Mises Wire

Frank Knight and the Austrians

Today in my entrepreneurship PhD seminar we discussed the iconoclastic American economist Frank Knight. Though friendly with Hayek personally, Knight was a harsh critic of Austrian capital theory, particularly as formulated by Böhm-Bawerk and Hayek. (Knight conceived capital as a permanent fund of value, with interest determined by the technical marginal productivity of capital, rejecting notions of production structures and time preference.) Knight was also a key developer of perfect competition theory -- anathema to Austrians -- though mainly to illustrate the importance of uncertainty, not to serve as a welfare benchmark. 

Still, there are many interesting similarities between Knightian and Austrian economics. Knight’s approach to entrepreneurship, uncertainty, and the firm is very close to Mises’s. Knight rejected positivism, calling it “the emotional pronouncement of value judgments condemning emotion and value judgments” (Knight, 1940). He often sounded  like a Misesian praxeologist: “If anyone denies that men have interests or that ‘we’ have a considerable amount of knowledge about them, economics and its entire works will simply be to such a person what the world of color is to the blind man” (Knight, 1956). Indeed, critics dismiss Knight’s epistemological writings as “extended Austrian-style disquisitions on the foundations of human knowledge and conduct and the like” (LeRoy and Singell, 1987) -- for a neoclassical economist, the ultimate insult!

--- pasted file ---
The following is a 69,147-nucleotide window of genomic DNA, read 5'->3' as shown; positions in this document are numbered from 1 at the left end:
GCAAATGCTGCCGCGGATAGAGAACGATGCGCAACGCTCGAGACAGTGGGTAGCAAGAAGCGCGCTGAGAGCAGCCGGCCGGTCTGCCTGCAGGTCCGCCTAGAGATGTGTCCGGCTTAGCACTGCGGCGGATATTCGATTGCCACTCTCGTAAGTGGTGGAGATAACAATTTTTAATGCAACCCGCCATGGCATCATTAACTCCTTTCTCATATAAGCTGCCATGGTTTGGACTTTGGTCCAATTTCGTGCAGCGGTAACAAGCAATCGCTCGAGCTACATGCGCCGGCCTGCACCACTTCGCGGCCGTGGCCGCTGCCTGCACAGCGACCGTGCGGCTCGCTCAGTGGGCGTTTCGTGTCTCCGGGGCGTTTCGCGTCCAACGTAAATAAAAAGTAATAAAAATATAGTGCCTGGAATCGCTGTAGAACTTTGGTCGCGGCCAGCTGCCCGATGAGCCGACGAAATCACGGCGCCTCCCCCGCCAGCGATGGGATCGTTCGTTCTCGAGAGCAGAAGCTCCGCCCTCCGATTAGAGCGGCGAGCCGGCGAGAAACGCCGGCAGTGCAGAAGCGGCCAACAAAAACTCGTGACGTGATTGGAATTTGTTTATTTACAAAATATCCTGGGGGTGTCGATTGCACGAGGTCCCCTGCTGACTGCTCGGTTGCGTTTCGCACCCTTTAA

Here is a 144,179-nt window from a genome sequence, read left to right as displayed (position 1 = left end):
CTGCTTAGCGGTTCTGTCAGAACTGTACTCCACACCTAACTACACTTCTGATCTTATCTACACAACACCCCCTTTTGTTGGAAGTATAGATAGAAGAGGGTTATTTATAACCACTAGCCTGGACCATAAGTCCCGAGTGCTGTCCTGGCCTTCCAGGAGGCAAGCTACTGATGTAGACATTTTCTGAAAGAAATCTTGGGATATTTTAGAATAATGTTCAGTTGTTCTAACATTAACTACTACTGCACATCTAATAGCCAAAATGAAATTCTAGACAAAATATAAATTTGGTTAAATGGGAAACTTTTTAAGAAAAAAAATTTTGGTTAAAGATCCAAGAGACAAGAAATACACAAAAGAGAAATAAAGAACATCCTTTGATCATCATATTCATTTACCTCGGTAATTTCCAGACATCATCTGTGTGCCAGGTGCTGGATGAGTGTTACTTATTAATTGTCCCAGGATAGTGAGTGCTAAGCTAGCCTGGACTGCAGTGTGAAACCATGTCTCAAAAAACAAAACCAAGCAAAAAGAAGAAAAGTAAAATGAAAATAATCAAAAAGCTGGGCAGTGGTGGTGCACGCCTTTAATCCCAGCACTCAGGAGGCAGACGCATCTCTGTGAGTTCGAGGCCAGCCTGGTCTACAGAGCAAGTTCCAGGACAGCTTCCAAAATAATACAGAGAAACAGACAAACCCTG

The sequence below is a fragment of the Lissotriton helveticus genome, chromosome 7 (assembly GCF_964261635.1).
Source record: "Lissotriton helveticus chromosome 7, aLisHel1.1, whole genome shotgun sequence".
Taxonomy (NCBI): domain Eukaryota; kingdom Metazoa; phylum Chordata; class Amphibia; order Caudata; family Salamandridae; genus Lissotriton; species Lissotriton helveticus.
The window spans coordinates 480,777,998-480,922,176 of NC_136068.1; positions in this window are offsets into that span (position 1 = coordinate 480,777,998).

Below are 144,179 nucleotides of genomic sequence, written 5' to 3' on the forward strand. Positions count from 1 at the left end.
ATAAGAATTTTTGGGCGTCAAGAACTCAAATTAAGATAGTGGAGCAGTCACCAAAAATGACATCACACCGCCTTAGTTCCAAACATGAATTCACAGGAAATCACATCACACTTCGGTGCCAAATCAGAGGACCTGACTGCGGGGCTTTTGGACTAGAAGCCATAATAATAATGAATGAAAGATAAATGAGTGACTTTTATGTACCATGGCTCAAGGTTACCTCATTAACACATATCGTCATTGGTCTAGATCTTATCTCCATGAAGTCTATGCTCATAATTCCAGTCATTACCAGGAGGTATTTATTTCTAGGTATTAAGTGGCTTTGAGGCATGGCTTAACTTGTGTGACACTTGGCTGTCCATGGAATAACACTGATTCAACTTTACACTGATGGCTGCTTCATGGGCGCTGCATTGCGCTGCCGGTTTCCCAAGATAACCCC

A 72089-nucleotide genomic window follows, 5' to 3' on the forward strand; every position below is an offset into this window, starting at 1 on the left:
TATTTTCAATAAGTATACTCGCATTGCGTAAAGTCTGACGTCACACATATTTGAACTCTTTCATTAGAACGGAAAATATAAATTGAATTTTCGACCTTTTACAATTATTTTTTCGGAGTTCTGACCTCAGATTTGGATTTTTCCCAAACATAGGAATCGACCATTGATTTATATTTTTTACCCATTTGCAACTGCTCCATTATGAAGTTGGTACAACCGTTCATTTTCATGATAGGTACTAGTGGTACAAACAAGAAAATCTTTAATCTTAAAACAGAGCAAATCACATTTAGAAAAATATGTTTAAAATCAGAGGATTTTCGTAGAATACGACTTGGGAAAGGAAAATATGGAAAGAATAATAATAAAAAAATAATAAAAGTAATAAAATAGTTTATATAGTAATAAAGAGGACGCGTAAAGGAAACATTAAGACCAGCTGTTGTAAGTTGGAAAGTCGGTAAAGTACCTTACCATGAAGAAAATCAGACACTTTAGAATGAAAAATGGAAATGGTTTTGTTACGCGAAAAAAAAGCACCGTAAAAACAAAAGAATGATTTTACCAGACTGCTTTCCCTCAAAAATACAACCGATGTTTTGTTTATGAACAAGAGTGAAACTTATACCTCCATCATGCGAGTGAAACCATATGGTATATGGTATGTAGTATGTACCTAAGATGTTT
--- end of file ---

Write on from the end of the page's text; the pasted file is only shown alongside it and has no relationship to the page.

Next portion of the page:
Richard Ebeling has also emphasized the connections between Knight and the Austrians:

It is well known that Knight was a leading critic of “Austrian” capital theory, that he did not agree with Mises or Hayek about the impossibility of economic calculation under socialism, and that he was very far from being an advocate of laissez-faire.


But Knight, at the same time, was a strong and sometimes eloquent opponent of Positivism and Bahaviorism. Many of his methodological essays from the 1920s, 1930s, and 1940s, present arguments against Positivism that are very similar to those made by Mises and Hayek. Knight believed that economics could not be moulded along the lines of the natural sciences, and therefore could not limit itself to the methods of, say, physics. And he believed there are limits to the application of mathematics in economics.

He emphasized the importance of introspection as a source of knowledge in the study of human action and choice. He argued that one could not ignore the “subjectivist” elements to social and economic processes. Like Mises, Knight had been very influenced by the German sociologist and historian, Max Weber, in focusing on human action as “intentional conduct” to which the actor assigns subjective meanings.

On the relationship between Knight and Hayek, see also this informative post by Ross Emmett. Tony Yu also wrote a paper on Knight and the Austrians.

Peter G. Klein is Carl Menger Research Fellow of the Mises Institute and professor of entrepreneurship at Baylor University’s Hankamer School of Business. Contact: email, twitter, facebook.

Note: The views expressed on Mises.org are not necessarily those of the Mises Institute.
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